Your browser is no longer supported

For the best possible experience using our website we recommend you upgrade to a newer version or another browser.

Your browser appears to have cookies disabled. For the best experience of this website, please enable cookies in your browser

We use cookies to personalise your experience; learn more in our Privacy and Cookie Policy. You can opt out of some cookies by adjusting your browser settings; see the cookie policy for details. By using this site, you agree to our use of cookies.

Rufo House, Spain by Alberto Campo Baeza

AR House 2013 Highly Commended: An ethereal hut towards the sky and a massive cave embedded in the Iberian landscape epitomize Campo Baeza’s sensibility for tectonic and stereotomic architecture

Conceived as a weekend retreat and set on a hillside near the historic citadel of Toledo, the Rufo House is a starkly simple bar in the landscape. A long podium, 6m wide and 3m high, extends across the length of the site. All domestic functions are deployed in this elongated box made from rough concrete, giving it the muscular feel of a military or industrial structure (bunker, gun emplacement, fortress). Its architect, Alberto Campo Baeza, prefers to call it a ‘cave’.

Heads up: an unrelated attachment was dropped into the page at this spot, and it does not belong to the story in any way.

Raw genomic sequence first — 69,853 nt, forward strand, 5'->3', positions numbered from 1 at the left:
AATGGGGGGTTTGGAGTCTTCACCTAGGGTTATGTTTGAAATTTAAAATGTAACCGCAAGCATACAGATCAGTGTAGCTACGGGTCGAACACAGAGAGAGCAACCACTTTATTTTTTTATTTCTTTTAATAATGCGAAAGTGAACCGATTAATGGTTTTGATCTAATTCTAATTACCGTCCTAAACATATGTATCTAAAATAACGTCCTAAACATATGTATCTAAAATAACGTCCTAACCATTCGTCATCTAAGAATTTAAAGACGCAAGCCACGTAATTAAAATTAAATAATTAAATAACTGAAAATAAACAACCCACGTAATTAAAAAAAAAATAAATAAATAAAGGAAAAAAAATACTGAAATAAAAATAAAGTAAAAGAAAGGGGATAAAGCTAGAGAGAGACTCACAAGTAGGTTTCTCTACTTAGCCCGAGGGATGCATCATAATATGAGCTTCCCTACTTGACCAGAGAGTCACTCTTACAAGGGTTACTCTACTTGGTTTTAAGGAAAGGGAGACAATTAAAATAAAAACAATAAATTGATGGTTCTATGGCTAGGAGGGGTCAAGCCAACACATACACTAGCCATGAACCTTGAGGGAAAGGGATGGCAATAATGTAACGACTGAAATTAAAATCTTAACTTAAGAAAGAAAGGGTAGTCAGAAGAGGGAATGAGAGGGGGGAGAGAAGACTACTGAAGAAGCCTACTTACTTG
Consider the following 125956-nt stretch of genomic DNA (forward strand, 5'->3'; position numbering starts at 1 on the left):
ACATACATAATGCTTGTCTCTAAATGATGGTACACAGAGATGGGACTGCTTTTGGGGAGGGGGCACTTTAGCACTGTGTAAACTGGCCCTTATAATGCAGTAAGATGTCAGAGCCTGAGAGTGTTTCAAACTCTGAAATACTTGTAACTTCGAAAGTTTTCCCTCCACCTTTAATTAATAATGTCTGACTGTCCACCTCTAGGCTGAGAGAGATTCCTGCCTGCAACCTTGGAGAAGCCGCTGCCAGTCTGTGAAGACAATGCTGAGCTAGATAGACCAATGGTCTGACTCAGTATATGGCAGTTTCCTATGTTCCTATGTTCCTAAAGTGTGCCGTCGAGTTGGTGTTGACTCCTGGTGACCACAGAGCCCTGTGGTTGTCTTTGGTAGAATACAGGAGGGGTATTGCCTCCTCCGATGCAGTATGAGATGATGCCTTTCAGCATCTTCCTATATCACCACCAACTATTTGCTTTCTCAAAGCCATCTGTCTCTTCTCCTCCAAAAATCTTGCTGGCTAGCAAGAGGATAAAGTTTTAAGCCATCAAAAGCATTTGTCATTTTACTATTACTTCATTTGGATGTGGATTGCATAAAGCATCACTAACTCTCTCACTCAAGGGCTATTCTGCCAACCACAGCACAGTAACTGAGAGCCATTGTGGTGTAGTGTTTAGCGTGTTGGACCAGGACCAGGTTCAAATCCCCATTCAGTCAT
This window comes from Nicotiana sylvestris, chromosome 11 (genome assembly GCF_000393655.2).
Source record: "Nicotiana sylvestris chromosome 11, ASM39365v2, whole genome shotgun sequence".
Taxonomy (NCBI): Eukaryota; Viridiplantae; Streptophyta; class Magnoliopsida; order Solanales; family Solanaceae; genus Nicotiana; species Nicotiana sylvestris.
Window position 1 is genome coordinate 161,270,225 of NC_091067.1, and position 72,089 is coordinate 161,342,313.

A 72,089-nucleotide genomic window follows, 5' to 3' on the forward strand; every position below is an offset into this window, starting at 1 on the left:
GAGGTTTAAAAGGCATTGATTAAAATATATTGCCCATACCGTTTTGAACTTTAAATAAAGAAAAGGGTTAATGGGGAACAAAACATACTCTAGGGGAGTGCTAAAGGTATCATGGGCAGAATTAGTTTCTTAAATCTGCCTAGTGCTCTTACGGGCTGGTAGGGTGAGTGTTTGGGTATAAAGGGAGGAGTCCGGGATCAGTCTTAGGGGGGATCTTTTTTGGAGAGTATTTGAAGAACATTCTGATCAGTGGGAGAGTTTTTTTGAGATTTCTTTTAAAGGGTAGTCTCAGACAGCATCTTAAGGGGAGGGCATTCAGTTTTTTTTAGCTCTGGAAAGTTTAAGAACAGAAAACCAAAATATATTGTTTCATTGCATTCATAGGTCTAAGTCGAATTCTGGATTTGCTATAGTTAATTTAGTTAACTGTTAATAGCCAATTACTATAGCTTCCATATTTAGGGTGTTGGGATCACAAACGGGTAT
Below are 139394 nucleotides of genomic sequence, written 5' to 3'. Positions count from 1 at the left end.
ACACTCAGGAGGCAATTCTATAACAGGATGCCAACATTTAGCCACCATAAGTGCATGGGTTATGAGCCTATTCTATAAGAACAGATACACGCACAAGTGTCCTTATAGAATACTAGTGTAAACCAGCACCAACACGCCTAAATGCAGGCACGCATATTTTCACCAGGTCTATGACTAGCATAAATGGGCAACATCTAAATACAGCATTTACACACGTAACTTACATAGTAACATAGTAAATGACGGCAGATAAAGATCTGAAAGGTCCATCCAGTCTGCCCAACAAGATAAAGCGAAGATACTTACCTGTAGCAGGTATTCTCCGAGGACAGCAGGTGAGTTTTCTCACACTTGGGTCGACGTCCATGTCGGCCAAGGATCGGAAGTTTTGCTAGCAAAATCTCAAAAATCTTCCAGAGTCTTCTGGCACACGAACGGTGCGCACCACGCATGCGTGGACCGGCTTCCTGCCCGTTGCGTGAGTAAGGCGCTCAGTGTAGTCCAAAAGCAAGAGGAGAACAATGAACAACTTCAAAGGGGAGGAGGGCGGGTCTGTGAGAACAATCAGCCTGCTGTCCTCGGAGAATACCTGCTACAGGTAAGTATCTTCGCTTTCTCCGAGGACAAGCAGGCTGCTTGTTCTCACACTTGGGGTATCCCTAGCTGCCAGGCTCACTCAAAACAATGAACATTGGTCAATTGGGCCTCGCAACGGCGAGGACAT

The rough, tactile quality of the raw concrete plays off the precise, formal language of the architecture

The roughness of the concrete plays off a very precise and considered architectural language. Yet though it’s easy to label Baeza’s approach as ‘minimalist’, it is shaped by a more complex and sensual attitude to space, light and materiality. After all, this is a man who lined a bank headquarters with sheets of alabaster (AR August 2002). He relishes the way light moves, the colour or sheen of a particular stone, how built form relates to landscape. His buildings are rooted in the immemorial Iberian qualities of plainness, sobriety and impermeability (hermetic walls enclosing secret inner realms), all unsentimentally reframed for the modern age.


The concrete box is perforated, creating a series of objects and voids to accommodate various domestic activities. Here, life is lived in a linear enfilade of volumes and courtyards, alternately compressed and then exposed to the wider world through large glazed openings resembling vitrines or shop windows.


The concrete box is perforated by a series of courtyards, creating traditional patio-like spaces within the house


From this labyrinth residents can escape to a dining and gathering space set on top of the podium. A simple concrete canopy shelters a glass box, ‘the hut on top of the cave’, says Baeza. Ethereal and crystalline, it surveys the landscape like the transparent bridge of a warship. The jury applauded the project’s finesse and conviction, and how it cultivated a calm reciprocity with the landscape.





A glass pavilion sits astride the box, providing a vantage point from which to survey the surrounding landscape

Rufo House, Spain

Architect: Alberto Campo Baeza
Photographs: Javier Callejas

Related files

Have your say

You must sign in to make a comment

Please remember that the submission of any material is governed by our Terms and Conditions and by submitting material you confirm your agreement to these Terms and Conditions. Links may be included in your comments but HTML is not permitted.